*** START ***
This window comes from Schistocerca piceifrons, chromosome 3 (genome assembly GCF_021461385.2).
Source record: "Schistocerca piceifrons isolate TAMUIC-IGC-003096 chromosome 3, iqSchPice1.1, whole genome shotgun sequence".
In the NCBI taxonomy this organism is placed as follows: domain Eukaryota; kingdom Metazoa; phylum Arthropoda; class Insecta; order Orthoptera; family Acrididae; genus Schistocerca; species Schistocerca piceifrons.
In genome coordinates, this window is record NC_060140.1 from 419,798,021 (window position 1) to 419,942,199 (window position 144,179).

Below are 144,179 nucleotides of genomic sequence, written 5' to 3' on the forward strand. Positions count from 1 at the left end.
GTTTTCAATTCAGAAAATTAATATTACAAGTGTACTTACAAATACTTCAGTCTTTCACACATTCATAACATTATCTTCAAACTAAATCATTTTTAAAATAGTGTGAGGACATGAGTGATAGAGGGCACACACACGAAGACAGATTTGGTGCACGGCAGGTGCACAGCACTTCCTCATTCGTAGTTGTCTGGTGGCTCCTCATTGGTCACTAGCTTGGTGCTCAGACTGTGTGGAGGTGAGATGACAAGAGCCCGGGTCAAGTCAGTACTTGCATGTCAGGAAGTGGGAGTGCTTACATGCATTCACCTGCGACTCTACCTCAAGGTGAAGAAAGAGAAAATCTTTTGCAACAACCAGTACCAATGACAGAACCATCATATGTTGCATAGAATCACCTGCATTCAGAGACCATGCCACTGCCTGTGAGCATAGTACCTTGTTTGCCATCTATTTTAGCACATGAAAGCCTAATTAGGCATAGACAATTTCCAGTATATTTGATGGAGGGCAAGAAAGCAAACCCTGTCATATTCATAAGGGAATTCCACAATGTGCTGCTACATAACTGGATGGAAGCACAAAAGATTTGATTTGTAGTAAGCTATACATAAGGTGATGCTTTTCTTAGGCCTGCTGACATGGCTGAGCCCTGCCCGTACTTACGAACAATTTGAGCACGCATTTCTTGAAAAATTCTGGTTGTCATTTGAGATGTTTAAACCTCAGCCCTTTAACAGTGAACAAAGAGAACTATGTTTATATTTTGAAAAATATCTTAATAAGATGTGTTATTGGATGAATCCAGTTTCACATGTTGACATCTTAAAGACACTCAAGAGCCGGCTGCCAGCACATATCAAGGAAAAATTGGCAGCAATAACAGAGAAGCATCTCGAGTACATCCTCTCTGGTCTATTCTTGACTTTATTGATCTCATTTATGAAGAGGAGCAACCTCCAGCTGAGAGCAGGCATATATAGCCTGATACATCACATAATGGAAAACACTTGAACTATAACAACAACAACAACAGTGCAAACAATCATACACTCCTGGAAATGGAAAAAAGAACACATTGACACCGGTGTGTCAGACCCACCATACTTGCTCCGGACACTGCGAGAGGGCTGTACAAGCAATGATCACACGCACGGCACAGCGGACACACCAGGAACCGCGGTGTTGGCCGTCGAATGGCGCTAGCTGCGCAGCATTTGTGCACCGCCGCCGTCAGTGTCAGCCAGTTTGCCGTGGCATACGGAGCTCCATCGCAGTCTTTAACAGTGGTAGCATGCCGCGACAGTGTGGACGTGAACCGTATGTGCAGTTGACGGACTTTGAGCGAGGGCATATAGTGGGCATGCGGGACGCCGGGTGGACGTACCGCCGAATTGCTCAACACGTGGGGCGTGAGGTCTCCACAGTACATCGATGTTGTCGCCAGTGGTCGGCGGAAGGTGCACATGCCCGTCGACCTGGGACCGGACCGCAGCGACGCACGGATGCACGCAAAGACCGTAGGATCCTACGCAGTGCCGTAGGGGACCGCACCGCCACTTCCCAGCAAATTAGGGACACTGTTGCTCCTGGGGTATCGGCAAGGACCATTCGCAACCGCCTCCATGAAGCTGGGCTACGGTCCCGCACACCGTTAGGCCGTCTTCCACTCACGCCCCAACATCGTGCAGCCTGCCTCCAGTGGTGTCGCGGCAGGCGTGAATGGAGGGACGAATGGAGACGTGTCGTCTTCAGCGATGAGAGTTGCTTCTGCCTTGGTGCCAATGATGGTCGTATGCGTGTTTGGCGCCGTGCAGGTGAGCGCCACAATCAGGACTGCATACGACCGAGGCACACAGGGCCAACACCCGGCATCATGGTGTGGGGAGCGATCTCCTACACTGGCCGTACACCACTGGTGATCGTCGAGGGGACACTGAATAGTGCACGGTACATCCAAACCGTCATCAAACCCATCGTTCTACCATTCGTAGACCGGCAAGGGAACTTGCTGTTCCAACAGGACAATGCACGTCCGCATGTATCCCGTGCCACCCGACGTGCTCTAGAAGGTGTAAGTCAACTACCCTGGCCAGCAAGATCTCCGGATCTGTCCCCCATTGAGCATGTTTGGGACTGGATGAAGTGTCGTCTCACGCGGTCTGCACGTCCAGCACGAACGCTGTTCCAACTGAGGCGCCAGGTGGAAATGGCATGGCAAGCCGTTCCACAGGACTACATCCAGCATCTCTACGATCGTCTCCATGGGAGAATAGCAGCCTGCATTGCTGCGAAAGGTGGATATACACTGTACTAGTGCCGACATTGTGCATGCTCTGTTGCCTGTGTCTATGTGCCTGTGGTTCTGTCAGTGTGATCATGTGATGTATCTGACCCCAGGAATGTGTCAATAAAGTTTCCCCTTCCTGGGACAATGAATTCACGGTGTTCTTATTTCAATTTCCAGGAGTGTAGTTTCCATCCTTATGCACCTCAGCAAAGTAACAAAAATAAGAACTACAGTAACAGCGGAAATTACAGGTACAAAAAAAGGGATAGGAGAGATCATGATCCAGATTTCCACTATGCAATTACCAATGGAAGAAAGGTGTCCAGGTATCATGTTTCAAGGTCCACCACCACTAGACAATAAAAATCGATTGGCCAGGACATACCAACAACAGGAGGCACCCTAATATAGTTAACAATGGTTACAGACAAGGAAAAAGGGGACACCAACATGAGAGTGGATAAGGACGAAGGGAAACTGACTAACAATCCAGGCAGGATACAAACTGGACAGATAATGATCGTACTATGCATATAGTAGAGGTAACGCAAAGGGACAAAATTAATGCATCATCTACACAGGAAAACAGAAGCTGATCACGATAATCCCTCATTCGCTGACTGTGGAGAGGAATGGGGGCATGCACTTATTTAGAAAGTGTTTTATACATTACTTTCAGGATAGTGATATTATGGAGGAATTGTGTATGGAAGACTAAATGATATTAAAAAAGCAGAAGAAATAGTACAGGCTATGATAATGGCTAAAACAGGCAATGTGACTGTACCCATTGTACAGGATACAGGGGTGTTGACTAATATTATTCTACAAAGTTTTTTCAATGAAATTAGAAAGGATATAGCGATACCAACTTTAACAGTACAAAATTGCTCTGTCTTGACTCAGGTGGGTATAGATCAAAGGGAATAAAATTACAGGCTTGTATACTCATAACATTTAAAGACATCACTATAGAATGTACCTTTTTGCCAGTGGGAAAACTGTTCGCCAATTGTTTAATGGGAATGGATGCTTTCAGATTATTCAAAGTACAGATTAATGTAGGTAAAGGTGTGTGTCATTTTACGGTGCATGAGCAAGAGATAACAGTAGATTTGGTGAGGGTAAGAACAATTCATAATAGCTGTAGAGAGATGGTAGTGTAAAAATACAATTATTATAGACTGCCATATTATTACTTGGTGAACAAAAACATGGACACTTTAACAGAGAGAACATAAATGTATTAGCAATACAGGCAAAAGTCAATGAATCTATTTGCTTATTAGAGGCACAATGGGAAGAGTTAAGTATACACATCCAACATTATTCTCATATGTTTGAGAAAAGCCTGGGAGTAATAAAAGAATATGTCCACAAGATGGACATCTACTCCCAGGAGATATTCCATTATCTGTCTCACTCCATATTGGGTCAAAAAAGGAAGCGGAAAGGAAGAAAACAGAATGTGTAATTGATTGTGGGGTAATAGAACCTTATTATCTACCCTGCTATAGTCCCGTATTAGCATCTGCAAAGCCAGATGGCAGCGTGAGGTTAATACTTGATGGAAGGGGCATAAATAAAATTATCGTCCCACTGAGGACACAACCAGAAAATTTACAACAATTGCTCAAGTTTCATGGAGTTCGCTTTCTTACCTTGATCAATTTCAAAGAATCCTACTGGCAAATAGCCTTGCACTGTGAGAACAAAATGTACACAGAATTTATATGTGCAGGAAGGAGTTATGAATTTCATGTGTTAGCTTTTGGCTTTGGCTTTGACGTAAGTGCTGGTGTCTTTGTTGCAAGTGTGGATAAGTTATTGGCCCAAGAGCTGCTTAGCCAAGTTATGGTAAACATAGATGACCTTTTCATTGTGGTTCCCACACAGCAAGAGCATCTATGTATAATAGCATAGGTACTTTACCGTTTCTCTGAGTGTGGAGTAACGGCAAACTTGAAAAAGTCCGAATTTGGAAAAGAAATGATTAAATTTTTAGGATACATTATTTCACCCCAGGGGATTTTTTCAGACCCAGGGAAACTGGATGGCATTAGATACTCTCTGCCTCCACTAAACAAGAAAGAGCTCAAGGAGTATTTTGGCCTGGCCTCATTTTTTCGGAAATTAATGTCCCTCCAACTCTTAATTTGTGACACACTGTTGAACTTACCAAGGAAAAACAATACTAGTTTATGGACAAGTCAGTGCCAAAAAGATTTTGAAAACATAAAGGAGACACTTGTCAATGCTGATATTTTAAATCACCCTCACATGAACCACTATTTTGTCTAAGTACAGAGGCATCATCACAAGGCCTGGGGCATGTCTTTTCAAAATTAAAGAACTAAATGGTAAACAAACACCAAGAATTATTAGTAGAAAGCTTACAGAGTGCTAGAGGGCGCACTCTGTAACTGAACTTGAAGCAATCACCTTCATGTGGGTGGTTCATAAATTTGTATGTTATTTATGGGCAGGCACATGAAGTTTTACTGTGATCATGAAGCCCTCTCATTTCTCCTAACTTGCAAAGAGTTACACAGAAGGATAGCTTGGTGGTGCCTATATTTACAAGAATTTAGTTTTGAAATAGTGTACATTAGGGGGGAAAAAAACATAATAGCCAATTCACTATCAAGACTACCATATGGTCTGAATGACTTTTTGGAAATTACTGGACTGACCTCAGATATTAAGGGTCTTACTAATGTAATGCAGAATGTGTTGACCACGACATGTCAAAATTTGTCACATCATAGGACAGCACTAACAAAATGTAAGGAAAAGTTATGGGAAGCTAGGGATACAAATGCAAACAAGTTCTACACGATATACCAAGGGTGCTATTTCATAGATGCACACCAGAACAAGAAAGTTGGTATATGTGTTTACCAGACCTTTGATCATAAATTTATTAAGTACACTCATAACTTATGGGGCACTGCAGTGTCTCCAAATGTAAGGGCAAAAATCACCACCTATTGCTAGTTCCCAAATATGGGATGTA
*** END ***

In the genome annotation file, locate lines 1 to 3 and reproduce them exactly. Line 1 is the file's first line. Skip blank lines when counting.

This window comes from Schistocerca piceifrons, chromosome 3 (genome assembly GCF_021461385.2).
Source record: "Schistocerca piceifrons isolate TAMUIC-IGC-003096 chromosome 3, iqSchPice1.1, whole genome shotgun sequence".
In the NCBI taxonomy this organism is placed as follows: domain Eukaryota; kingdom Metazoa; phylum Arthropoda; class Insecta; order Orthoptera; family Acrididae; genus Schistocerca; species Schistocerca piceifrons.